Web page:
The National Academy of Sciences has recommended that adequate dietary intake of calcium is necessary in children and adolescents for the development of peak bone mass and prevention of fractures and osteoporosis later in life.1 The current recommended adequate intake for children 9 to 18 years of age is 1300 mg/day, which is higher than that in other developed countries.2 This recommended intake is based largely on the results of calcium-balance studies that show that in healthy children of this age, maximal net calcium balance is achieved with this intake.3,4 At higher levels of intake, additional calcium is mostly excreted. Peak calcium accretion is attained at the ages of 12.5 years in girls and 14.0 years in boys.3 Despite this, the percent of children achieving the recommended adequate calcium intake in the United States declines dramatically after the second year of life, reaching its nadir between 12 and 19 years of age, when documented intakes in this age group approximate only 700 to 1000 mg/day.1,5–7 In fact, only 10% of adolescent girls achieve the recommended adequate dietary intake of calcium. The article by Lanou et al2 in this issue, on careful review of the evidence, concludes that, by using measures of bone health (fracture rate and radiologic measures of bone mineralization and bone strength) rather than calcium-balance studies, an intake of 1300 mg/day is not warranted. Because the largest dietary source of calcium in the United States is dairy products (72%),8 these authors also maintain that increased consumption of dairy products, as currently promoted by industry and federal nutrition guidelines, is not indicated.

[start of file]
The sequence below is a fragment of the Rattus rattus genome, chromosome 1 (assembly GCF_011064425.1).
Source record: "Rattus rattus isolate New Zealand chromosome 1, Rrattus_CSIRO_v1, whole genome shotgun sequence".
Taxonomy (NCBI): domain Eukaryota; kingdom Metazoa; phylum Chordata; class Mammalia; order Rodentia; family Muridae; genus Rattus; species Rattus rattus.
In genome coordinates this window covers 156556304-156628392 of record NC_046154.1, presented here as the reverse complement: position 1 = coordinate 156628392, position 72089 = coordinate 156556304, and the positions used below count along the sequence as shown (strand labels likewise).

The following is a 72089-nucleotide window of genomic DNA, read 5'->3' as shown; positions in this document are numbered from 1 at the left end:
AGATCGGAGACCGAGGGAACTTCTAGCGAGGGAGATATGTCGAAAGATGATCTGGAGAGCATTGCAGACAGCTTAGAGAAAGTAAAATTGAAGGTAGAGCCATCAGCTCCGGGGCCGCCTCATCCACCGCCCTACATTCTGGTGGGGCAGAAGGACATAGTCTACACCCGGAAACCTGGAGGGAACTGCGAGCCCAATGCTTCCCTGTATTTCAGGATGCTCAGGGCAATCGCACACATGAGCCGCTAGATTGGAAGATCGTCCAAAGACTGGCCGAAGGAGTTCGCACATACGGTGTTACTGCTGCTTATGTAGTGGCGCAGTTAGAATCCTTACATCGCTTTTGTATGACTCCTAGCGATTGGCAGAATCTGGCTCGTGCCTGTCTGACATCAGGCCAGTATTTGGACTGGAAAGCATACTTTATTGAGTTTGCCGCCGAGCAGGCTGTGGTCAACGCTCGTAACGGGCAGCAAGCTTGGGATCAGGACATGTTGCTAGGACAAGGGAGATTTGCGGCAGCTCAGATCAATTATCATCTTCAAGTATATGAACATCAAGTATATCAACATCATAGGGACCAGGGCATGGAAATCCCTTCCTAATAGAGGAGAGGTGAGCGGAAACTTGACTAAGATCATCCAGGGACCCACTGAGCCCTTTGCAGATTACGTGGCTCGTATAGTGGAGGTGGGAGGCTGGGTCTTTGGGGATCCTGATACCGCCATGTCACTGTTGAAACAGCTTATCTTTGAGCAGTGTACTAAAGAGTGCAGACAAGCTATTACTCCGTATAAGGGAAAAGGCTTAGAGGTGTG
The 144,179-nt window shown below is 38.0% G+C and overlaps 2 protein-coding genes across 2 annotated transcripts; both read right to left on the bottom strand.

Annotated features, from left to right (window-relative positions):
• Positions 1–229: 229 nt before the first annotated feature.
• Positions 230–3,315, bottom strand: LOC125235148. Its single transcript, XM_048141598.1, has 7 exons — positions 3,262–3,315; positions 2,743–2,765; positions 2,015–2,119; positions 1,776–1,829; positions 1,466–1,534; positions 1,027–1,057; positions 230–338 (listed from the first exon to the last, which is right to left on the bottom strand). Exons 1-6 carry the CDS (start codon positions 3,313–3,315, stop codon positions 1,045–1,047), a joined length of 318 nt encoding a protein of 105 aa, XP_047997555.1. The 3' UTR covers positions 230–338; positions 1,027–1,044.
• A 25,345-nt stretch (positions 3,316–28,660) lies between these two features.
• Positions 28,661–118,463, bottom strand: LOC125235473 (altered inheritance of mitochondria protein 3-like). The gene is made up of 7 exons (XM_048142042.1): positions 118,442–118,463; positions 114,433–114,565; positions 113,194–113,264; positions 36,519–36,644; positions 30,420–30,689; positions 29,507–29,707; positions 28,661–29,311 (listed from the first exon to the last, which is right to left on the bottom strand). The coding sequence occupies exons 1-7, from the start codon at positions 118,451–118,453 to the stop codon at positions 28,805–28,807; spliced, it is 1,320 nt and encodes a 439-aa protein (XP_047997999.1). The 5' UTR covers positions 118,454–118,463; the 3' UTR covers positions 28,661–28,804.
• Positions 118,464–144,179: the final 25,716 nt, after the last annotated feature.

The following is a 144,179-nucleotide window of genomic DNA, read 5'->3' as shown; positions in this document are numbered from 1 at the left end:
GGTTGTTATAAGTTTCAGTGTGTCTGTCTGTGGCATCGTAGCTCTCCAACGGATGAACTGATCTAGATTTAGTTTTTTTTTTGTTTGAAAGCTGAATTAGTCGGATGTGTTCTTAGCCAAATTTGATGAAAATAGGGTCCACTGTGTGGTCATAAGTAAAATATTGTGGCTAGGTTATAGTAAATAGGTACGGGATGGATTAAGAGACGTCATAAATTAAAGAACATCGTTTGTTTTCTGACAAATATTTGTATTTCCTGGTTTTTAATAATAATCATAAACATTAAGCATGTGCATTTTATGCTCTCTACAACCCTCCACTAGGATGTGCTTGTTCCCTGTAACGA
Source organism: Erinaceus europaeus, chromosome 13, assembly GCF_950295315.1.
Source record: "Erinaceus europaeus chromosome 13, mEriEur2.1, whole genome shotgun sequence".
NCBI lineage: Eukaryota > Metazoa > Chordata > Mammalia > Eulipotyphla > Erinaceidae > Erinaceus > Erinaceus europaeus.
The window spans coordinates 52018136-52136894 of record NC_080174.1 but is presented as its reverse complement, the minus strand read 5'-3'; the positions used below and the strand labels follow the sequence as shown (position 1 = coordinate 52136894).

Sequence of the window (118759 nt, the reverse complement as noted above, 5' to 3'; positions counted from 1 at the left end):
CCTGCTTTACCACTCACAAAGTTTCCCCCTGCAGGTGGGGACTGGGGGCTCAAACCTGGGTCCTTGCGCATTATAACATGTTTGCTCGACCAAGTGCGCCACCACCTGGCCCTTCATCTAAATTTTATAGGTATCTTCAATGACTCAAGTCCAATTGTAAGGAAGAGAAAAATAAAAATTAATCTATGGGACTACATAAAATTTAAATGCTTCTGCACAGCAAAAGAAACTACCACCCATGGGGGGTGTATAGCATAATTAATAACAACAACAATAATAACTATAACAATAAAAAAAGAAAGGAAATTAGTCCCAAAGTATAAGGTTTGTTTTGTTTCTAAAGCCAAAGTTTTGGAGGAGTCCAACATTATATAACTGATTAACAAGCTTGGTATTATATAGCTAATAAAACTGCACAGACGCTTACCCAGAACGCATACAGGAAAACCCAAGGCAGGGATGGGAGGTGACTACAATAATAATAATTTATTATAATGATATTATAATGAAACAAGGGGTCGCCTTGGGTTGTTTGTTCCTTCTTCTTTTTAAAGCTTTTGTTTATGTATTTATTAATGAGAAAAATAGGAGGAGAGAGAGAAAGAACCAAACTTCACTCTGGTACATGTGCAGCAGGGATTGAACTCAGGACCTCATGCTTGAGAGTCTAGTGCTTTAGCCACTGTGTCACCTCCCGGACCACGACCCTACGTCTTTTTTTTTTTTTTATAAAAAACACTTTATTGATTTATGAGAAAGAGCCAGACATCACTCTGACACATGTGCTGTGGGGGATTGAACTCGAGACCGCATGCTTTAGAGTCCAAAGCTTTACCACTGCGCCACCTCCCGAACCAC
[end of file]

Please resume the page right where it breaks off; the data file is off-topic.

Lanou et al also point out that, by using radiologic measures of bone health, physical activity is the most important modifiable factor that determines increased bone growth and development in adolescents.2 This was confirmed recently by a 10-year longitudinal study in adolescents by the Penn State Young Woman’s Health Study.9 In 80 women who were followed from 12 to 22 years of age with an average daily calcium intake of 1058 ± 440 mg/day (range: 480–1958 mg/day), only exercise history (participation in sports), rather than calcium intake, was significantly correlated with bone mineral density and bone strength. It is well known that weight-bearing exercise plays a role in achieving maximal peak bone mass, but data to quantify the effect are limited. It is unclear, however, whether any given level of calcium intake influences the degree of benefit derived from exercise on bone mass or whether exercise alone, independent of calcium intake, improves bone mass. Although one could speculate that less-active people need more calcium in their diets than active ones, the Penn State study found no interaction between calcium intake and physical activity.9 This is in contrast to another recent report from the United Kingdom. In this cross-sectional study of 38 girls and 38 boys between 8 and 11 years of age, there was a synergistic effect on bone density of a calcium intake of 700 to 800 mg/day and vigorous exercise (25–40 minutes per day).10